Folklores mostly mirror fact than fiction. A Filipino folklore on Balintawak is an example. Filipino hospitality stands out in folklores as well as in history.
A popular folk myth about coconuts is about the selfishness of a native boy from somewhere in southern Luzon. The popular folk myth goes that the boy, hoarding a precious commodity in time of drought was condemned violently by the people. It should teach us never to deprive folks of a necessity the Creator intended for everybody’s use.
Nilad plants once proliferated along the banks of the Pasig River near its mouth that opens to Manila Bay. A folklore says this scene of Nilad plants that daily graced the windy delta area started talks of a kind and hospitable locality “where there is Nilad.” The folklore is a word-of-mouth record of Manila’s fine hospitality to all its visitors even before its discovery.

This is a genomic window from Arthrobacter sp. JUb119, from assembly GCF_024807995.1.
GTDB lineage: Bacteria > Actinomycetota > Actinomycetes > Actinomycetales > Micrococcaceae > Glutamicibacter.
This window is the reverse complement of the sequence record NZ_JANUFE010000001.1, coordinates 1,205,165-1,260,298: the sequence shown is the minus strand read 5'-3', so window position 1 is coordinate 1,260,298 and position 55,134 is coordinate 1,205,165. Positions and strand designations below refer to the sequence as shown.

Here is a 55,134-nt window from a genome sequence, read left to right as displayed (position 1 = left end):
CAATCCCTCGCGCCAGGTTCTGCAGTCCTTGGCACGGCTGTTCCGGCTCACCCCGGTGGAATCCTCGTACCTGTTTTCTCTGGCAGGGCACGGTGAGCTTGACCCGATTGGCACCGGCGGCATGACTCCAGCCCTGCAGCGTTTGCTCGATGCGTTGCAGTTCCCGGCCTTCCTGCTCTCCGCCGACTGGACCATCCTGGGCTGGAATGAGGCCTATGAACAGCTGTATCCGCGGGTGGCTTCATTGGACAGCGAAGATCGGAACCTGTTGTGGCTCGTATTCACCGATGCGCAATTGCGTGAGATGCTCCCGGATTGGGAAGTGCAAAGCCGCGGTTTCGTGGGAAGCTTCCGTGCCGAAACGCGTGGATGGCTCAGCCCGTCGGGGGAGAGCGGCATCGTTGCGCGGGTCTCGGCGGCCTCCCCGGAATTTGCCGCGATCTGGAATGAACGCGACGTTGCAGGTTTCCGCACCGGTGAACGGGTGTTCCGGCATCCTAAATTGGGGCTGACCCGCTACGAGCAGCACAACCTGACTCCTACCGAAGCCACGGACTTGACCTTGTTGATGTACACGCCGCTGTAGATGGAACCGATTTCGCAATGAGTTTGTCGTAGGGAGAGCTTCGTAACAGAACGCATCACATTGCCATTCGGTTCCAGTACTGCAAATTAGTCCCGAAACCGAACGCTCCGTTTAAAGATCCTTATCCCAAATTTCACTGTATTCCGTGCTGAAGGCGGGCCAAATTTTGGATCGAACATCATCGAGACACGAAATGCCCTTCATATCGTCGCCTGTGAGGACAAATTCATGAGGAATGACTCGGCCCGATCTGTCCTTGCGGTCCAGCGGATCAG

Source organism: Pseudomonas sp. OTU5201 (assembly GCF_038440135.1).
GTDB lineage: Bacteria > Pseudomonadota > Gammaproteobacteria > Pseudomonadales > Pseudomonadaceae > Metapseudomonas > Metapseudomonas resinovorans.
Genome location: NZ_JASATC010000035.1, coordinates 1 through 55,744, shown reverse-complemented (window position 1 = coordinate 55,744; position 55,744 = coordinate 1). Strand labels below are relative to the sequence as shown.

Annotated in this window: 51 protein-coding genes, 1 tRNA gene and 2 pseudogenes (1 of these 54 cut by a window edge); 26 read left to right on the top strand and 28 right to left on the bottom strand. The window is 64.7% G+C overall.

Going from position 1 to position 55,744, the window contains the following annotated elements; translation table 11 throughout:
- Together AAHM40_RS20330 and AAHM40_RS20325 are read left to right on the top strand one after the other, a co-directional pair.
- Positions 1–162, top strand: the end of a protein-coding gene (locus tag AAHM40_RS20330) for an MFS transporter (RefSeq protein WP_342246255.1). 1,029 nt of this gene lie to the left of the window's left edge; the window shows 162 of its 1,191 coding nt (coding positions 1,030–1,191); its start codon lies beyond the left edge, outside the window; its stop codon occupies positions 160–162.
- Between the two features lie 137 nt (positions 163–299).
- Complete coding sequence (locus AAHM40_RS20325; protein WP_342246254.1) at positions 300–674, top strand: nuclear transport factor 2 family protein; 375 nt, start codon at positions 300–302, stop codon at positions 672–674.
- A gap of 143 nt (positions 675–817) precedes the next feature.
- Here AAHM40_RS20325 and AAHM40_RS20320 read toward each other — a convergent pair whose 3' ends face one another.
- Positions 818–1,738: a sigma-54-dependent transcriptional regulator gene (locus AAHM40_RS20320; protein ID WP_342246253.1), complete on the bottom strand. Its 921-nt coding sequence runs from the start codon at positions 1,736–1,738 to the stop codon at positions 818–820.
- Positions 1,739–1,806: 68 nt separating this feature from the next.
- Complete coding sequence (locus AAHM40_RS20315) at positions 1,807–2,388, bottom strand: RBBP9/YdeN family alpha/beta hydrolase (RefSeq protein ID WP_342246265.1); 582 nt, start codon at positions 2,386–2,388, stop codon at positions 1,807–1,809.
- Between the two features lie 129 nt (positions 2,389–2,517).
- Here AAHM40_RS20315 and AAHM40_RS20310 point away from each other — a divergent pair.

MOst people measure success with money and mundane achievements. But some people still value good charcater and base “real” success on it. A Philippine myth on spiders depicts how the young can be easily led to believe that material abundance is success. But parents are around to show the contrary.
Nature is generous with its benefits to mankind, but abuse of it also incurred an undesirable result. A myth on the camachile tree tells us how the beauty of nature can also be abused unknowingly by its admirers, to the extent of nature changing its own course.
Philippine myths on dreams have varied versions but they all agree on one thing: dreams can change an unseemly future. Acting on dreams can either build lives or sand castles.